2 x Monologues for 11+ Year Olds

£3.99

The Tempest

by William Shakespeare: Adapted for ScriptsandSketches.com 

Monologue: Character: ARIEL 

Prospero, the rightful Duke of Milan, has been banished to sea with his young daughter Miranda. They reach a distant, uninhabited island where Prospero resorts to books of magic sent to him by a loyal friend Gonzalo. He uses these magical powers to enforce his will on the island creatures, ARIEL and Caliban. In this speech, the spirit Ariel, who represents fire, air, concord, music and loyal service, reports back to Prospero on the effects of the latest mission.

The Phoenix And The Carpet

By E Nesbit: Adapted for ScriptsandSketches.com 

Monologue: Characters: Phoenix

 Robert, Anthea, Cyril, Jane and their baby brother the Lamb are desperate to liven up a boring afternoon. They have drawn magical symbols in chalk near the fireplace and burned some aromatic wood. On the mantelpiece is a mysterious egg which has recently arrived in the house. Robert accidentally knocks the egg off the mantelpiece into the fire. The egg cracks open, and from within the fire emerges the PHOENIX, a gold-feathered creature the size of a chicken.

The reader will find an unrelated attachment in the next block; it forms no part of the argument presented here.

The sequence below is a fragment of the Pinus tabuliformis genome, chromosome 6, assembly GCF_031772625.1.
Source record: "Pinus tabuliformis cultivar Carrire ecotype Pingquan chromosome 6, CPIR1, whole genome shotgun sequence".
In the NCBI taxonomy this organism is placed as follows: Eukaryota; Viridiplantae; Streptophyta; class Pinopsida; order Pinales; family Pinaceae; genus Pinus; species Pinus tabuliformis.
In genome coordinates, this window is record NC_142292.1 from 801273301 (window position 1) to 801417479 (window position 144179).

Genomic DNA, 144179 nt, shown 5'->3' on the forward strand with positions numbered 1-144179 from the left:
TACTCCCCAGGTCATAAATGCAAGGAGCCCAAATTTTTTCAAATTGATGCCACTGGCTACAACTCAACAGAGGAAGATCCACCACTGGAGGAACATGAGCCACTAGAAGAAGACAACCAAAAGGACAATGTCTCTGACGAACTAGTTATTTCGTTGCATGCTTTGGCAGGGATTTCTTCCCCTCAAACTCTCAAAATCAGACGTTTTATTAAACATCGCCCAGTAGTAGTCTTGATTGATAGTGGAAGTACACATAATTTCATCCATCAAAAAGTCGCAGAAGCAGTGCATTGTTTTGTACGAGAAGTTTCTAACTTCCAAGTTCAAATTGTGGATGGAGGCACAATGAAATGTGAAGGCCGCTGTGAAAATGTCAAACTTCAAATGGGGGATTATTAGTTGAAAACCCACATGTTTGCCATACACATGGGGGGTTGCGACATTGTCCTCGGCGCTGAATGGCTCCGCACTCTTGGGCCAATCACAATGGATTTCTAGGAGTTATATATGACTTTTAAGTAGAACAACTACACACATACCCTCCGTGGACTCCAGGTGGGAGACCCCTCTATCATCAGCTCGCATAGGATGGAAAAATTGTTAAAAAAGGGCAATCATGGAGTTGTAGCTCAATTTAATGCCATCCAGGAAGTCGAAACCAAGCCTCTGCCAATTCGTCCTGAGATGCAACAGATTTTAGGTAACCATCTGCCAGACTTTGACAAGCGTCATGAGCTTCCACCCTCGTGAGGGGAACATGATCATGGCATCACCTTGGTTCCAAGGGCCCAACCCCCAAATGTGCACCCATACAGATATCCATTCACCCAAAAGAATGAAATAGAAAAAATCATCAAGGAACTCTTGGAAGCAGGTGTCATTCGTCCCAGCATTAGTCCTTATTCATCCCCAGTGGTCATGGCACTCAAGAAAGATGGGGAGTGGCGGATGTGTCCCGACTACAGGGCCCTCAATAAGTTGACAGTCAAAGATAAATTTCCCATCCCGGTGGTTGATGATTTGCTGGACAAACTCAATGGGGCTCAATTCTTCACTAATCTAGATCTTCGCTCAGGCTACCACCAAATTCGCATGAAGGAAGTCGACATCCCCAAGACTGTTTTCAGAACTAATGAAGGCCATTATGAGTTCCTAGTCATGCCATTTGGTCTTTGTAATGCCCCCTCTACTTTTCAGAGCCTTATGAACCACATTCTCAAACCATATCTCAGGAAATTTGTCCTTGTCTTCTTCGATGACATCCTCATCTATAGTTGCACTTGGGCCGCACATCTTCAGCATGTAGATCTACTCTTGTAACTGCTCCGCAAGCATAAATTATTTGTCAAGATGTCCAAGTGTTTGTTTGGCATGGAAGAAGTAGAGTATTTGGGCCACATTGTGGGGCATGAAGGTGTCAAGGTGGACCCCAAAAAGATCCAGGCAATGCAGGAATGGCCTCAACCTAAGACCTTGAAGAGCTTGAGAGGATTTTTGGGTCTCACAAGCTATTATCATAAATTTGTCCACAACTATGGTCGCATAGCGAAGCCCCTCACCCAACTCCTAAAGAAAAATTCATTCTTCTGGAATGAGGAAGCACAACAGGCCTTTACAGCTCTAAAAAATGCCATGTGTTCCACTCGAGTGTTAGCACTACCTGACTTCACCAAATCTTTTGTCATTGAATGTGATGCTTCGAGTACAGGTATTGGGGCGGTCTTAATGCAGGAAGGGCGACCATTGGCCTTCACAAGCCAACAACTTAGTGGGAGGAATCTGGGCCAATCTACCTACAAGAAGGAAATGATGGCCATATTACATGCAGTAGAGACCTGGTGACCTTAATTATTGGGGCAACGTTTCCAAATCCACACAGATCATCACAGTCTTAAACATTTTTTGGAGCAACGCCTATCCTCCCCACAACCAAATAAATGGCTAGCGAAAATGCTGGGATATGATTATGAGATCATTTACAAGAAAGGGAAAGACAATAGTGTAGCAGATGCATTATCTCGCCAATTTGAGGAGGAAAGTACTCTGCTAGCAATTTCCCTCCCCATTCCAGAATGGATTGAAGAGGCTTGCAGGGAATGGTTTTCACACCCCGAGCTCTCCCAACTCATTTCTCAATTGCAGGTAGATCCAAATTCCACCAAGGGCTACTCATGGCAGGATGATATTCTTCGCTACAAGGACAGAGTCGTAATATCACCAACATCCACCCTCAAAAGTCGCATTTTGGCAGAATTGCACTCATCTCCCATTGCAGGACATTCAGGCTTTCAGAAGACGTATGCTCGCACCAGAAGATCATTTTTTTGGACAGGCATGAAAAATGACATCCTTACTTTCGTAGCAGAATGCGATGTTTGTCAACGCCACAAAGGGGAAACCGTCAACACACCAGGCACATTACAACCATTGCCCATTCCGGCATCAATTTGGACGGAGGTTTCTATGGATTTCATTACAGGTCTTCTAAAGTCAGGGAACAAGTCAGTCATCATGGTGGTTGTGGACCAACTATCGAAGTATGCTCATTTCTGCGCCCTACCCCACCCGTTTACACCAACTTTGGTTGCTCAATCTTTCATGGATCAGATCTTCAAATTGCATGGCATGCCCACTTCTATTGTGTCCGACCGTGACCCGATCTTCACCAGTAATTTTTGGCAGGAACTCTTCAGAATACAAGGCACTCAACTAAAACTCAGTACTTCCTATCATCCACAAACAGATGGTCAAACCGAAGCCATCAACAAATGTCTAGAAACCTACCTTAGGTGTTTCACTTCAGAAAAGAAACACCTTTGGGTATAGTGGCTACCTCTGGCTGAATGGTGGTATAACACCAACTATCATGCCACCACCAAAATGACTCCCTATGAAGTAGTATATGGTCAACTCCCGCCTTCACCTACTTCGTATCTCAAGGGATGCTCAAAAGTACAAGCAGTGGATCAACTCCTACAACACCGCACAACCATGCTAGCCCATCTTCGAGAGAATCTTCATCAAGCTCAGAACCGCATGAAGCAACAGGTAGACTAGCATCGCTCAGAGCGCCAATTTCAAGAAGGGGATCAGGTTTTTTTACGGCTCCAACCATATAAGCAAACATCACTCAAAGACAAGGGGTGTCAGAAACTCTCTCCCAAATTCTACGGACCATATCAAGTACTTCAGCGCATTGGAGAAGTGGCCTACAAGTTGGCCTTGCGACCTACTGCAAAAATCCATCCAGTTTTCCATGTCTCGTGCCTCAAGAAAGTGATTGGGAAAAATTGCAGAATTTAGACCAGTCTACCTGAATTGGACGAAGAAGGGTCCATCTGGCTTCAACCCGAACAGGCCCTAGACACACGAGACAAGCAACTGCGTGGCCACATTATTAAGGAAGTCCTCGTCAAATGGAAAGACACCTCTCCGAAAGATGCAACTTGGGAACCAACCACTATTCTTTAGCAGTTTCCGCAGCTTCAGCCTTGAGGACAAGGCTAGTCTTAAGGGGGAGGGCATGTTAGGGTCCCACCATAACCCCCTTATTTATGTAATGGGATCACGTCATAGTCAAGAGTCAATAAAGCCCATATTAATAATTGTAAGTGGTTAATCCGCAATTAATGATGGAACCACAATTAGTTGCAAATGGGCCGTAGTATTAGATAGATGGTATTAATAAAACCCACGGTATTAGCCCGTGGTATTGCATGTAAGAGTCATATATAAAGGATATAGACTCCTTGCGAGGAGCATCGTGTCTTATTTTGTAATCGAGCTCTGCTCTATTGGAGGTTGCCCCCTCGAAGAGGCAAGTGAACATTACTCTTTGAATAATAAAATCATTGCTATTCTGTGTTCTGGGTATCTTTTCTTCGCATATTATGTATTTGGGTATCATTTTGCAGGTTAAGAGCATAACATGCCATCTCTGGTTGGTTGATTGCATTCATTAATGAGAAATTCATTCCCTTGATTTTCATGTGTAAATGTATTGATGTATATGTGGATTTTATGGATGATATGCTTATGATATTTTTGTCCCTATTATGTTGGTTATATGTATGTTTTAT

Extract from Script:

The Tempest:

ARIEL: I boarded the King’s ship. Now on the beak, now in the waist, the deck, in every cabin, I flamed amazement. Sometimes I’d divide, and burn in many places. On the topmast. The yards and bowsprit would I flame distinctly, Then meet and join. Jove’s lightnings, the precursors o’the dreadful thunder-claps, more momentary and sight-outrunning were not. The fire and cracks of sulphurous roaring the most mighty Neptune seemed to besiege, and make his bold waves tremble – Yea, his dread trident shake. 

The Phoenix and the Carpet:

PHOENIX: Which of you put the egg into the fire? (The bird looks around, then bows in a bird-like manner to Robert) I am your grateful debtor. Do you know who I am? I am the Phoenix. My fame has lived for two thousand years. Allow me to look at my portrait. (The Phoenix cocks its head to one side) It’s not a flattering likeness. Phoenix – in ornithology – is a fabulous bird of antiquity. Antiquity is quite correct. But fabulous? Well, do I look it? At least I am the only one of my kind. (The Phoenix whirrs his golden wings and flutters to the table) 

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